Making and Processing Asynchronous Calls
COM objects can support asynchronous calling. When a client makes an asynchronous call, control returns to the client immediately. While the server processes the call, the client is free to do other work. When the client can no longer proceed without the results of the call, it can get the results of the call at that time.
For example, a request for a large or complex recordset can be time-consuming. A client can request the recordset by an asynchronous call and then do other work. When the recordset is available, the client can obtain it quickly without blocking.
Clients do not make asynchronous calls directly on the server object. Instead, they obtain a call object that implements an asynchronous version of a synchronous interface on the server object. The asynchronous interface on the call object has a name of the form AsyncInterfaceName. For example, if a server object implements a synchronous interface named IMyInterface, there will be a call object that implements an asynchronous interface named AsyncIMyInterface.
Note Asynchronous support is not available for IDispatch or for interfaces that inherit IDispatch.
Server objects that support asynchronous calls implement the ICallFactory interface. This interface exposes a single method, CreateCall, which creates an instance of a specified call object. Clients can query for ICallFactory to determine whether an object supports asynchronous calling.
For each method on a synchronous interface, the corresponding asynchronous interface implements two methods. These methods attach the prefixes Begin_ and Finish_ to the name of the synchronous method. For example, if an interface named ISimpleStream has a Read method, the AsyncISimpleStream interface will have a Begin_Read and a Finish_Read method. To begin an asynchronous call, the client calls the Begin_ method.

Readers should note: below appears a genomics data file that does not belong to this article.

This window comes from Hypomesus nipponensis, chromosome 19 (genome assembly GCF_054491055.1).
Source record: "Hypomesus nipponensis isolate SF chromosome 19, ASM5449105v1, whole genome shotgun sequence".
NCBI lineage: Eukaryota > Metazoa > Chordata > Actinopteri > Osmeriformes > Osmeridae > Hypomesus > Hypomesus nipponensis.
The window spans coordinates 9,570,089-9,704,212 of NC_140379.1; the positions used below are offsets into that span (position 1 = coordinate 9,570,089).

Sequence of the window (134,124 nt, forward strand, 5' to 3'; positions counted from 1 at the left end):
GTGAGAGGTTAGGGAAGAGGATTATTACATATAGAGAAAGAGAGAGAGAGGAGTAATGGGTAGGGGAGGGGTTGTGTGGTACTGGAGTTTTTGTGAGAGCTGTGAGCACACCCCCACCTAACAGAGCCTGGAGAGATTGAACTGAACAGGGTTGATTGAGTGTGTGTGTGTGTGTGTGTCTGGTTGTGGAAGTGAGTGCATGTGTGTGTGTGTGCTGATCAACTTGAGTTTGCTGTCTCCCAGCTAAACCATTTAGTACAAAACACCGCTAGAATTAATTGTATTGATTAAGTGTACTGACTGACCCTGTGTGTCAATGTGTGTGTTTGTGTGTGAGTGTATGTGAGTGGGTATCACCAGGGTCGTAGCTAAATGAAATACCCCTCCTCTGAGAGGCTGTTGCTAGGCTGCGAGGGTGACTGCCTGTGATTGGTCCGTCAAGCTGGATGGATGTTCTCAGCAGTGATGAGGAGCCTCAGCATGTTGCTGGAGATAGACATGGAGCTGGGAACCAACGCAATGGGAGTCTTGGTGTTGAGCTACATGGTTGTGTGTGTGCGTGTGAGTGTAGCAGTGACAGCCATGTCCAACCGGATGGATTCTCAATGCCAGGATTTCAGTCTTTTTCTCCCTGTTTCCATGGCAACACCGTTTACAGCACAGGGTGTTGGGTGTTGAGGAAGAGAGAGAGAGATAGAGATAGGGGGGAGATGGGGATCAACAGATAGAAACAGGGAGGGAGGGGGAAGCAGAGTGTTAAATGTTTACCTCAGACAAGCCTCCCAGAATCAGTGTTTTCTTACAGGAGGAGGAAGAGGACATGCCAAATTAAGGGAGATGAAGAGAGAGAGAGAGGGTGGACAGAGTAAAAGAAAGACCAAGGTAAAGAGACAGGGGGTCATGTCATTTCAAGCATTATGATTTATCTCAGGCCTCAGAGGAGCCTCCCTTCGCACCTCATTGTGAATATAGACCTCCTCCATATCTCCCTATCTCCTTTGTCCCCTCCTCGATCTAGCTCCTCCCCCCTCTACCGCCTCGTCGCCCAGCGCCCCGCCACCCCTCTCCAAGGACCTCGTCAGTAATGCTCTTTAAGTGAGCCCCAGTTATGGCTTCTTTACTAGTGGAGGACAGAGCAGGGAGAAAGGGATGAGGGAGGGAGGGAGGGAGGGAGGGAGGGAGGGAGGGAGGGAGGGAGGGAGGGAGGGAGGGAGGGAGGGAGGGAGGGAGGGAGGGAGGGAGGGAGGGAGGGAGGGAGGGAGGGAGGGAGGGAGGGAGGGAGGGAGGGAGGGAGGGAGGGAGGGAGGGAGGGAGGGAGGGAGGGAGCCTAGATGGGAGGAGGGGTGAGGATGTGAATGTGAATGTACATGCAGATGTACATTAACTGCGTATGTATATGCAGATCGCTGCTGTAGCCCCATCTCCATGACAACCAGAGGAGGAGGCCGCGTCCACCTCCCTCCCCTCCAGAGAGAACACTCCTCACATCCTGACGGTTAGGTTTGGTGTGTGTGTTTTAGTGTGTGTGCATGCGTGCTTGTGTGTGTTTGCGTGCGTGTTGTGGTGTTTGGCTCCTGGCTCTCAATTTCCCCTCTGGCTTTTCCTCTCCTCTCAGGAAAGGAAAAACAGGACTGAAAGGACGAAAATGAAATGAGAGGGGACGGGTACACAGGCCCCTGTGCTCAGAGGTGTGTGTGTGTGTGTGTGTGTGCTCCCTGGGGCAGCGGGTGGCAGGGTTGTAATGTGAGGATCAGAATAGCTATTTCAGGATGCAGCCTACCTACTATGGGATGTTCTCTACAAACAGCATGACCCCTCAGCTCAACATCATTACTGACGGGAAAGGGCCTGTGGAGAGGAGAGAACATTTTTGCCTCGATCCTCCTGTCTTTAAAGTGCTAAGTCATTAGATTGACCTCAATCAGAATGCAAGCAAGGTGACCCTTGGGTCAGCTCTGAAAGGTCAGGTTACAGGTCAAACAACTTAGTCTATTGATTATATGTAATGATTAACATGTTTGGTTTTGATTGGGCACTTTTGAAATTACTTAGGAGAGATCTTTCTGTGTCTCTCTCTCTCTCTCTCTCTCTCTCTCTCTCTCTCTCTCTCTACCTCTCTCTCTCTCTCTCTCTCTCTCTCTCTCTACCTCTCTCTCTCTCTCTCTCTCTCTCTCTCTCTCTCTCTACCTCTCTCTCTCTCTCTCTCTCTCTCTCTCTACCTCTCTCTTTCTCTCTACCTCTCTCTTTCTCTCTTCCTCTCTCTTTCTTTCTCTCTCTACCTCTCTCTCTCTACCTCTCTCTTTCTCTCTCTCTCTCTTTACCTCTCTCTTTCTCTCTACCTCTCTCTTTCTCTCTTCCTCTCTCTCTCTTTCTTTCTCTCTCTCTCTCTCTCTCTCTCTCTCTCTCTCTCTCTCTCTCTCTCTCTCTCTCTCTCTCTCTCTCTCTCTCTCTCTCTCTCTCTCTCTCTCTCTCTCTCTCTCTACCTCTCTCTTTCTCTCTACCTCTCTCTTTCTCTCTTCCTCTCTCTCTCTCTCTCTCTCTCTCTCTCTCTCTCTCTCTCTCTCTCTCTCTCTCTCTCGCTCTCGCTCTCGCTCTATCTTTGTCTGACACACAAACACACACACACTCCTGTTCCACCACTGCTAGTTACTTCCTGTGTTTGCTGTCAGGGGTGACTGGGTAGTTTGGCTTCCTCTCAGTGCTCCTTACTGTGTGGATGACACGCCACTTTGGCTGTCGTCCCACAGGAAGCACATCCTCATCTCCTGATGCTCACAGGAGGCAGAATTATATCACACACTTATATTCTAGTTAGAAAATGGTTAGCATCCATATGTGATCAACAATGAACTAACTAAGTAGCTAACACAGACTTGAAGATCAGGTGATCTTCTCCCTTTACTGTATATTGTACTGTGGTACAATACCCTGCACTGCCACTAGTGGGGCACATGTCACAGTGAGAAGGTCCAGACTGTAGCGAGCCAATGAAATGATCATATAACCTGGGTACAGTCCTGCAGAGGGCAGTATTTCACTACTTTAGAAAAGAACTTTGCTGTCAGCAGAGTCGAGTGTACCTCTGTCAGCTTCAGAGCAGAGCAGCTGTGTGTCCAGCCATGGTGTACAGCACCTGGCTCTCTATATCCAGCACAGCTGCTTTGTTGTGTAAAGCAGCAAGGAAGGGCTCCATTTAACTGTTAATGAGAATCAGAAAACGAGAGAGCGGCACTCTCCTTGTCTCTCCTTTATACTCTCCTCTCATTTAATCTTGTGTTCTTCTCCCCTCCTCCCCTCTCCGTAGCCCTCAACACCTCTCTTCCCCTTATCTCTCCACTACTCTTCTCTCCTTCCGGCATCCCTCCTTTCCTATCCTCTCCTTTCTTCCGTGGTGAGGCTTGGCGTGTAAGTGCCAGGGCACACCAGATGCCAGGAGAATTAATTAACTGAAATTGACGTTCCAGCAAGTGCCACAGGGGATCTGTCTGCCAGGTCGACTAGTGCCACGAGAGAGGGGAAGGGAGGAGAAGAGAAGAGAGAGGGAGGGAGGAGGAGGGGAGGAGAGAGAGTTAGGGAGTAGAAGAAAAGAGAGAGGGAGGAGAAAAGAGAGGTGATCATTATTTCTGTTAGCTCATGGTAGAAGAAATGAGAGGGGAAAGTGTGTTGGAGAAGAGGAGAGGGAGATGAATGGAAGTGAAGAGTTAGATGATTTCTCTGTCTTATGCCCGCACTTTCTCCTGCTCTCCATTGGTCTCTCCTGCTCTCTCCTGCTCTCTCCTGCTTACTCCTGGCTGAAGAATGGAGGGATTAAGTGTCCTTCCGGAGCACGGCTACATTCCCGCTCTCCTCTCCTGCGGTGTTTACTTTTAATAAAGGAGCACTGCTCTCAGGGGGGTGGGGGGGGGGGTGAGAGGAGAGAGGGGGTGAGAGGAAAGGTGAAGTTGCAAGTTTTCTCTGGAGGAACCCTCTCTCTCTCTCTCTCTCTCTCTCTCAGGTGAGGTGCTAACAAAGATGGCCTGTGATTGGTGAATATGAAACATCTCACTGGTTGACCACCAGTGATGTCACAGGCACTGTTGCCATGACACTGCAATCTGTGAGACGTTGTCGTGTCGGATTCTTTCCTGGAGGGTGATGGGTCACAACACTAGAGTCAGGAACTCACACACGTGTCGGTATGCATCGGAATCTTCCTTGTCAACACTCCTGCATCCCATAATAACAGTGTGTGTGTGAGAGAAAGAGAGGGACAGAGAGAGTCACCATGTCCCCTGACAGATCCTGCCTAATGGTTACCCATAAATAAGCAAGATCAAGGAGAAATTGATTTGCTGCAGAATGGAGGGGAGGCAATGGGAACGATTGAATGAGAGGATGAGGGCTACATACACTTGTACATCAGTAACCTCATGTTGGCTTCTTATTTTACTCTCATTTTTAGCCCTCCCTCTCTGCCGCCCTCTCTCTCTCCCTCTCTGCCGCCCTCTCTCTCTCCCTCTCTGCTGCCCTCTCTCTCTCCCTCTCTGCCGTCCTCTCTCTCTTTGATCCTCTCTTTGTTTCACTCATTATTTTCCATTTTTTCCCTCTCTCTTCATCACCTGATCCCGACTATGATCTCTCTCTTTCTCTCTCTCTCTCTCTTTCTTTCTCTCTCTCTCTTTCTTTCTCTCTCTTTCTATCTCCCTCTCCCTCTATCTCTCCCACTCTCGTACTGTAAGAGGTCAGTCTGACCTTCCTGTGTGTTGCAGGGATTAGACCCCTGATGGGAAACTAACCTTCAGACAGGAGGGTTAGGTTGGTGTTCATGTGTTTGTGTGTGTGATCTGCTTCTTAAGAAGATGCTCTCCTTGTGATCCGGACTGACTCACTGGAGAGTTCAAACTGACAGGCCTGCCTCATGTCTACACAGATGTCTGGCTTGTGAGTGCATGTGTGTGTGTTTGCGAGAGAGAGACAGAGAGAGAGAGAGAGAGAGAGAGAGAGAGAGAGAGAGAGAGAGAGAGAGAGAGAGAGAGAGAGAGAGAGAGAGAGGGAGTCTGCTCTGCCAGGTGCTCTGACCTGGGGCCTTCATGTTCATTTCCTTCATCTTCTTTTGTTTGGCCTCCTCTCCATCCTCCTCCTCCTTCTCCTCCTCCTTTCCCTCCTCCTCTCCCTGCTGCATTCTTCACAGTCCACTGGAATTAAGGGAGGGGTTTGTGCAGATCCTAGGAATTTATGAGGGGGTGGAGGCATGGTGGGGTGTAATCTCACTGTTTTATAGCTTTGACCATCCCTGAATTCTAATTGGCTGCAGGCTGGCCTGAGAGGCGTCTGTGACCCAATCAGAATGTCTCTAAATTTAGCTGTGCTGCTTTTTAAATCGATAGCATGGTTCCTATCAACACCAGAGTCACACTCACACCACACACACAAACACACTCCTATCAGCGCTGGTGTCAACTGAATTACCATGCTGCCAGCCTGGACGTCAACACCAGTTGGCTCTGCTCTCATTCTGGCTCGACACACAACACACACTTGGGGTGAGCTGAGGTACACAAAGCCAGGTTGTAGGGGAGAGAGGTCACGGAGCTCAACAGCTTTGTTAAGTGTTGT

When you implement a server object, you do not have to provide a call object for every interface the object implements. If the server object implements the ICallFactory interface and uses standard marshaling, a marshaled client can always obtain a proxy call object, even if there is no call object on the server side. This proxy will marshal the Begin_ method as a synchronous call, the server will process the call synchronously, and the client can obtain the out parameters by calling the Finish_ method.
Conversely, if a client makes a marshaled synchronous call on an interface for which there is a call object on the server side, the server will always process the call asynchronously. This behavior will not be apparent to the client, because the client will receive the same out parameters and the same return value it would have received from the synchronous method.
In either case, the interaction between client and server is marshaled as if the call were synchronous: The output of synchronous and asynchronous proxies is indistinguishable, as is the output of the corresponding stubs. This behavior greatly simplifies the programming model both of clients and of servers. If a server object implements ICallFactory, a marshaled client does not have to attempt to create a call object that may not be available — to the client, a call object is always available.
When client and server are in the same apartment, the server object will process whichever call the client makes. If a call object is not available, the client must explicitly obtain the synchronous interface and make a synchronous call.
For more information, see the following topics:
- Making an Asynchronous Call
- Canceling an Asynchronous Call
- Canceling Method Calls
- Call Synchronization